Shameela

Photo by James Mollison

Meet Shameela, 5, a stateless child from a Thai refugee camp. Shameela’s battered shack has holes in the roof and walls. She has to share an outdoor bathroom with 100 other people. Shameela is crying while a photographer takes her portrait.

Harrison

Photo by James Mollison

Meet Harrison, 8, who lives with his parents in a New Jersey mansion with a marble staircase. He has his own bedroom with a flat screen television. Harrison’s clothes are neat and his smile is calm.

Shameela and Harrison, along with 54 other kids and teenagers around the world, are part of a beautiful glow-in-the-dark photobook called Where Children Sleep. To make it, photographer James Mollison traveled around the world to take snapshots of children and places they call their bedrooms.

Mollison has a cosmopolitan background — he was born in Kenya, grew up in the UK, and is now based in Venice. Book reviews mention this fact as if to suggest how broad-minded and fit for the job it made him. “To begin with, I called the project ‘Bedrooms,’” says Mollison in the book’s foreword, “but I soon realized that my own experience of having a ‘bedroom’ simply doesn’t apply to so many kids.”

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The photographer embarked on the project trying to avoid clichés: “From the start, I didn’t want it just to be about ‘needy children’ in the developing world, but rather something more inclusive, about children from all types of situations.” Yet half of his images are of deprived children from developing countries, and another quarter are of well-to-do Western kids who in comparison look unallowably privileged.

The poverty and inequality landscape is not what it was, and certainly not what it is often believed to be. Most of the world’s poor now live in middle-income countries. The United States is now almost as unequal as Brazil. Yet in Mollison’s collection four out of five Brazilian kids reside either in favelas or on the street, while nine out of eleven American kids enjoy expensive hobbies, New York City penthouses, or marble-staired castles. In Nepal, one can’t deny that income statistics are dire: 25% of the population lives below the national poverty line (about $15 a month). Yet Mollison’s sample selection distorts this image further — five out of his eight Nepalese models are abjectly poor.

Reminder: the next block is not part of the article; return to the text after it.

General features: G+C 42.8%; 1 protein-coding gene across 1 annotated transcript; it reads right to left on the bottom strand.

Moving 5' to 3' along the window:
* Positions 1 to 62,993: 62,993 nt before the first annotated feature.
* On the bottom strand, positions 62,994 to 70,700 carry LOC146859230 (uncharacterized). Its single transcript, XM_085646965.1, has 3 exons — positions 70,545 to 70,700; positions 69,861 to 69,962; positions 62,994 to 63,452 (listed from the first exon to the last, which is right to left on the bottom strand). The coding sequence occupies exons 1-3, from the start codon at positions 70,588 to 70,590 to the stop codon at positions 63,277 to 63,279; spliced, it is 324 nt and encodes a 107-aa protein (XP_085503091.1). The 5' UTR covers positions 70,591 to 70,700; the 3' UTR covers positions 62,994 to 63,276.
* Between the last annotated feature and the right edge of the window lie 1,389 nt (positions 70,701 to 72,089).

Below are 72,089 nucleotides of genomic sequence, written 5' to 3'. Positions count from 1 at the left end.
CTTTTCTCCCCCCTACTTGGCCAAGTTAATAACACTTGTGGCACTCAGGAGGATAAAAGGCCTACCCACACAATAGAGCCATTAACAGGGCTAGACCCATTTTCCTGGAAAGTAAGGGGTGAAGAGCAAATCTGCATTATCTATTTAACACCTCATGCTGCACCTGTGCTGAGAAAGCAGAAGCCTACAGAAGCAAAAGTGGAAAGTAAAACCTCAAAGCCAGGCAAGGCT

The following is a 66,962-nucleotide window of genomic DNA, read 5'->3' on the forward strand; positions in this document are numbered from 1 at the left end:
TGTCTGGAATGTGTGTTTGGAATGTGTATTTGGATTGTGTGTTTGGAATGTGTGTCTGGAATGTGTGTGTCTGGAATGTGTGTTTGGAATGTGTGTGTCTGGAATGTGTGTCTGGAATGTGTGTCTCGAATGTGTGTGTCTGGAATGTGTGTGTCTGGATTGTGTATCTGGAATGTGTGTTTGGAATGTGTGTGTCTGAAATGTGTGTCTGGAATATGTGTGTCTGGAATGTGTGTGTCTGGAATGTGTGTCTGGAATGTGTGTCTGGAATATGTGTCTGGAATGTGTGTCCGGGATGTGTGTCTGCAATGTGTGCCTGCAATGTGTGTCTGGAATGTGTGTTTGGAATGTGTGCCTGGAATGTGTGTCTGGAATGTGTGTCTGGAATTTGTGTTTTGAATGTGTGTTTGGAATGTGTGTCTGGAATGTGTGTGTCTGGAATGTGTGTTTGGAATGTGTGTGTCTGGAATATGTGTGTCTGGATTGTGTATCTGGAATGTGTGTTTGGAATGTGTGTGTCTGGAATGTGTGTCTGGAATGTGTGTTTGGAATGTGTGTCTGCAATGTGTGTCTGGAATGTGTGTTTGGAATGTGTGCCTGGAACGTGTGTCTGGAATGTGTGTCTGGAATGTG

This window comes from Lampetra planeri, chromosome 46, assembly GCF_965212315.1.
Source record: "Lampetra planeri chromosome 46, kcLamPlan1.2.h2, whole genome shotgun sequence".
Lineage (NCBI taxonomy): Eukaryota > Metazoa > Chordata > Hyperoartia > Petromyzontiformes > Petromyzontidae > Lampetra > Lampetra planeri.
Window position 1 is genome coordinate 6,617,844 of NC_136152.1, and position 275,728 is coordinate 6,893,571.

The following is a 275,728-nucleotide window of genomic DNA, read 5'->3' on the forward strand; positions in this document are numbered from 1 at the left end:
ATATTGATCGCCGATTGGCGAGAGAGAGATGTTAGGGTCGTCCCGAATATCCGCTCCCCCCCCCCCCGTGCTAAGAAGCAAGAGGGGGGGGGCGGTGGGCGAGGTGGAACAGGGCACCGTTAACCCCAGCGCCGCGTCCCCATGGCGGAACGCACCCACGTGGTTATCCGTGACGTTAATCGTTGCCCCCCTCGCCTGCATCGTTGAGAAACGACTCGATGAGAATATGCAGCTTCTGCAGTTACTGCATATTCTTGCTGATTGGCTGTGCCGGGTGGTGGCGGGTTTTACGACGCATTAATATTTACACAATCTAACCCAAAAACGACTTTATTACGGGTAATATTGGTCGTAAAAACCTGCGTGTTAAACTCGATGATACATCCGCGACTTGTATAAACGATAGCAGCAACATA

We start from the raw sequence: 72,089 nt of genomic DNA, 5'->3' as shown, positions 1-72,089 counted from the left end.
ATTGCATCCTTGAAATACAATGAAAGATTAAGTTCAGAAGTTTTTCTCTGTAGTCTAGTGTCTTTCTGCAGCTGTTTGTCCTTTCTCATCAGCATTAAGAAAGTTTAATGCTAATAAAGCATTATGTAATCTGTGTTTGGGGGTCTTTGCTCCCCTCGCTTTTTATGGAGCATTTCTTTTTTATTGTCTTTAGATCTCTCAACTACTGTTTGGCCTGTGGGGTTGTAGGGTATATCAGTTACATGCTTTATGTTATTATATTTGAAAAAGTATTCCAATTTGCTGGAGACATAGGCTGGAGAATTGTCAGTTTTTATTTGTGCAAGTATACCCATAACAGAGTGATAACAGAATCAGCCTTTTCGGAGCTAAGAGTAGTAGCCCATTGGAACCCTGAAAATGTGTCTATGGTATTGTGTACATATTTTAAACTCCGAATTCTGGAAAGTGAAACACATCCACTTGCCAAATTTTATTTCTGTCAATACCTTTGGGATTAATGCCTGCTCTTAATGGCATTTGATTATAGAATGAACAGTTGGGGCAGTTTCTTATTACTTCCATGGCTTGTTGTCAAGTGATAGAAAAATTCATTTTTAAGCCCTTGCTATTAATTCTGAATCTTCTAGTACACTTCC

Each photo on its own tells a deep, complicated, and often hopeful story. Shameela is the first girl in her family to go to school. Preena, a young Nepalese housemaid, sends remittances to support her family in the village. Sherap goes to a Tibetan monastery school and admires his teacher. But when all the photographs are put together into a 120-page book, the story changes.

Mollison says he wants his book to help kids learn about poverty and inequality, “and perhaps start to figure out how, in their own lives, they may respond.” Yet unintentionally, the misguided and often harmful stereotype that some of us can and should fix the lives of others is passed on from our generation to the next.

This photobook can enrich a child’s worldview. It will familiarize children with ethnic conflict, public health issues, cultural prejudices, and more. But to educate kids about inequality and poverty – ideally before they spend their gap year and thousands of airfare dollars on a questionable voluntourism stint – you might need to find other didactic material.

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It’s been 238 years, and we have been fighting to realize these words ever since.

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Many around the world now see these words as universal and not specific to any nation, race, or culture

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These are words for which people risk their lives.